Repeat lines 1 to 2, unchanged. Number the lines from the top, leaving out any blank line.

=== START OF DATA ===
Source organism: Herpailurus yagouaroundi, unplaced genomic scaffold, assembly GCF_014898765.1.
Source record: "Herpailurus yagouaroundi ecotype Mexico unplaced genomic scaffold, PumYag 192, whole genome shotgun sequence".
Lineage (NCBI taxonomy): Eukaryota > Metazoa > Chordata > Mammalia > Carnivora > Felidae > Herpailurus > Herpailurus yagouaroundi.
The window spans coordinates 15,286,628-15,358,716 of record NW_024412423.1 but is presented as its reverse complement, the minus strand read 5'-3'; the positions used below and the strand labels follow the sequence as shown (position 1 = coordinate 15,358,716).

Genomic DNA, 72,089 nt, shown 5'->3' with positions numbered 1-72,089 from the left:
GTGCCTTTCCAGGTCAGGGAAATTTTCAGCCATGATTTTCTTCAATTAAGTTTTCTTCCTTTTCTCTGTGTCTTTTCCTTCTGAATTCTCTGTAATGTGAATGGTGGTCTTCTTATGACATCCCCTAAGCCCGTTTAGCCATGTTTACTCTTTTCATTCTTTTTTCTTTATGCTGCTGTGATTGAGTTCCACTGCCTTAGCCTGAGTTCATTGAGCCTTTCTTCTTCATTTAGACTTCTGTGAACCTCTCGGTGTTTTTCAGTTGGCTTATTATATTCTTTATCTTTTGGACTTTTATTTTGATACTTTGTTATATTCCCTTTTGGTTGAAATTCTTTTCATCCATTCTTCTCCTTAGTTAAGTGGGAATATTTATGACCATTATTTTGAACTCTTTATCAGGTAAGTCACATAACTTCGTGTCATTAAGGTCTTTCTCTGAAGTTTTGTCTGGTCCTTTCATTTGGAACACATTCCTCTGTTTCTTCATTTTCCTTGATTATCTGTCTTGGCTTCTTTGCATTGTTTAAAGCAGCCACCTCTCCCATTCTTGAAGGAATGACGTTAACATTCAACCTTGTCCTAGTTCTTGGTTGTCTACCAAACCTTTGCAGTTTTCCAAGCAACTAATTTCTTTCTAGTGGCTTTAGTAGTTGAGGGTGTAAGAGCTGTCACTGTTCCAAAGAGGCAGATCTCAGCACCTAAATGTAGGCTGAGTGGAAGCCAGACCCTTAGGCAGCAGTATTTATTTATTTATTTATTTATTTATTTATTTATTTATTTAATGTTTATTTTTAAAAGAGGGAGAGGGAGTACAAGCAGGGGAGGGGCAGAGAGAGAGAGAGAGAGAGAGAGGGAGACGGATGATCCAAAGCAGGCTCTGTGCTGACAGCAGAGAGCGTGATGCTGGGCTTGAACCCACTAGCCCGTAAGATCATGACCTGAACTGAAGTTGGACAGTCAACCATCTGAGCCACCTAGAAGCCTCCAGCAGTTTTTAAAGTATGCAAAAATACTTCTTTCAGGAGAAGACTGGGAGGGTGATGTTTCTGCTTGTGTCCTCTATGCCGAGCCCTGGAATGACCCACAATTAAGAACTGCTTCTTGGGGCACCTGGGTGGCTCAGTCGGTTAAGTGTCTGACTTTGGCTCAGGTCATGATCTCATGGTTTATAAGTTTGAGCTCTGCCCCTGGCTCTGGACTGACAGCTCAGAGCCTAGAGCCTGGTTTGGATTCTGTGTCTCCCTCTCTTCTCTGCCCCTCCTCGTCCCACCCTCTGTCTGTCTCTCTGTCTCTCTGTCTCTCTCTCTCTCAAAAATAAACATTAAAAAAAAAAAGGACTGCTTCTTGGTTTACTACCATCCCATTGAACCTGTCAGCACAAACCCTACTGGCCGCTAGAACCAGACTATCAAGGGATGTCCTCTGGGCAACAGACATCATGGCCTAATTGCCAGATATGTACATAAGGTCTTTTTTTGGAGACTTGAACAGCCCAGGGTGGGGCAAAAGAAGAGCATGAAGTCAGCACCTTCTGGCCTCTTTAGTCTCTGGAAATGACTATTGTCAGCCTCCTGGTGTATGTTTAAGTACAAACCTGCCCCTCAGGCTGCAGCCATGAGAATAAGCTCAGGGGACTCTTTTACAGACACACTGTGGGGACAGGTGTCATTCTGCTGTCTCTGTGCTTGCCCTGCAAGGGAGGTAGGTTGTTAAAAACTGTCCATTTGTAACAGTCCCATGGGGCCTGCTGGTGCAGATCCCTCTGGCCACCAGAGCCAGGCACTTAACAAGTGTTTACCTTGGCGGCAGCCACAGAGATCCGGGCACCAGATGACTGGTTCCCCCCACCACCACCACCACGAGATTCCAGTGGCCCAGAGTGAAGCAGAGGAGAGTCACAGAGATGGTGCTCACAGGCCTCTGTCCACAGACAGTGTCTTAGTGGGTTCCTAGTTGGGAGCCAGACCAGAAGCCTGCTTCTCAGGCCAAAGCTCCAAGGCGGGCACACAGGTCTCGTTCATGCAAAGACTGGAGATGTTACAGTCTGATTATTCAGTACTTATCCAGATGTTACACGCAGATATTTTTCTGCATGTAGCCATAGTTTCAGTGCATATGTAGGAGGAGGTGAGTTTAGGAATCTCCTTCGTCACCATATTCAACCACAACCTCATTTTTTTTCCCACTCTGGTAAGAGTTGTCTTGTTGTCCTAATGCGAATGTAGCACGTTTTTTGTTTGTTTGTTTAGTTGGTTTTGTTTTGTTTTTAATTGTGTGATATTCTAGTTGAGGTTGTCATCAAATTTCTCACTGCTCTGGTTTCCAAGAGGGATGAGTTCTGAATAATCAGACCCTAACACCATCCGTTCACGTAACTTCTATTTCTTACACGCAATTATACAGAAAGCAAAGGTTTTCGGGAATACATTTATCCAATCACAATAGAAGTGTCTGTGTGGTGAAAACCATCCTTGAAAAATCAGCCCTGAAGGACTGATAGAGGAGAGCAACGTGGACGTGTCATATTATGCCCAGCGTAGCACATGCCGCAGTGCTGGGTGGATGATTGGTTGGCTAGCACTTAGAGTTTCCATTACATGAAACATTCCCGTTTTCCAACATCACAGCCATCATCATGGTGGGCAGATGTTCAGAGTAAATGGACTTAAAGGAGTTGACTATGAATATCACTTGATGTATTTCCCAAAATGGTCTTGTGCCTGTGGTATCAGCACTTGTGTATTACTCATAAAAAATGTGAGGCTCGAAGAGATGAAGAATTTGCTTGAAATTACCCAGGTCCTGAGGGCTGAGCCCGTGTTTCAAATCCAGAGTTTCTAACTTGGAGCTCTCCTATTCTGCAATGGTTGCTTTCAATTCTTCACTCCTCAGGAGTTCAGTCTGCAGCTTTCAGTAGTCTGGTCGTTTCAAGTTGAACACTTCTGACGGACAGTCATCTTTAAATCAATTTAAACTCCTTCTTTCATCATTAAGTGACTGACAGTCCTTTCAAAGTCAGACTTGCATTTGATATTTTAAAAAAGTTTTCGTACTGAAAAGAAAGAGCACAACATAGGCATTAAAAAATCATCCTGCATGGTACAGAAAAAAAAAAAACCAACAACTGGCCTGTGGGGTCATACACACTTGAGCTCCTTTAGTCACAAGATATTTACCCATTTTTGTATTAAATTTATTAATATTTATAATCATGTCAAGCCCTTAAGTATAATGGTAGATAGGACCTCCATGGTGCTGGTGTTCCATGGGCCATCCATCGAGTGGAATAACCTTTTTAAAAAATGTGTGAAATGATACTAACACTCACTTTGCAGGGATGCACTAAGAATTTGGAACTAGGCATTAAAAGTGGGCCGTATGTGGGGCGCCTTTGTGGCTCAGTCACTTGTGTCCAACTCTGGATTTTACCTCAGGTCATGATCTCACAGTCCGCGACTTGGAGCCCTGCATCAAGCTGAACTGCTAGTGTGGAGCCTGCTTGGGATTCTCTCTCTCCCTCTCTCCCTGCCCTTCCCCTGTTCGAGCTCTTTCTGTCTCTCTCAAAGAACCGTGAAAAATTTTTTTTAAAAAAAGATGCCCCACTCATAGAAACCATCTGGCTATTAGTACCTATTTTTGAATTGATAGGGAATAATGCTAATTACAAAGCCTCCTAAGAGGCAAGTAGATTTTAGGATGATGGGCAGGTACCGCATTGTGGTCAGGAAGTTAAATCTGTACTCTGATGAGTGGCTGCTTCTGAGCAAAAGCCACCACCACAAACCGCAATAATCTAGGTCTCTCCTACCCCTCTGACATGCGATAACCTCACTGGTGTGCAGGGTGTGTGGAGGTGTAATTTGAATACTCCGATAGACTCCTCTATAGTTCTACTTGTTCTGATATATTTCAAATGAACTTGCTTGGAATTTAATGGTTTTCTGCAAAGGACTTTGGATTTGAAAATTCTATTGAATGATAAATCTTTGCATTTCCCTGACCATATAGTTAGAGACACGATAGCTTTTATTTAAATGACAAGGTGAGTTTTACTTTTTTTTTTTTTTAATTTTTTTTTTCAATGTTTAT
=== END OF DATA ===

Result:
Source organism: Herpailurus yagouaroundi, unplaced genomic scaffold, assembly GCF_014898765.1.
Source record: "Herpailurus yagouaroundi ecotype Mexico unplaced genomic scaffold, PumYag 192, whole genome shotgun sequence".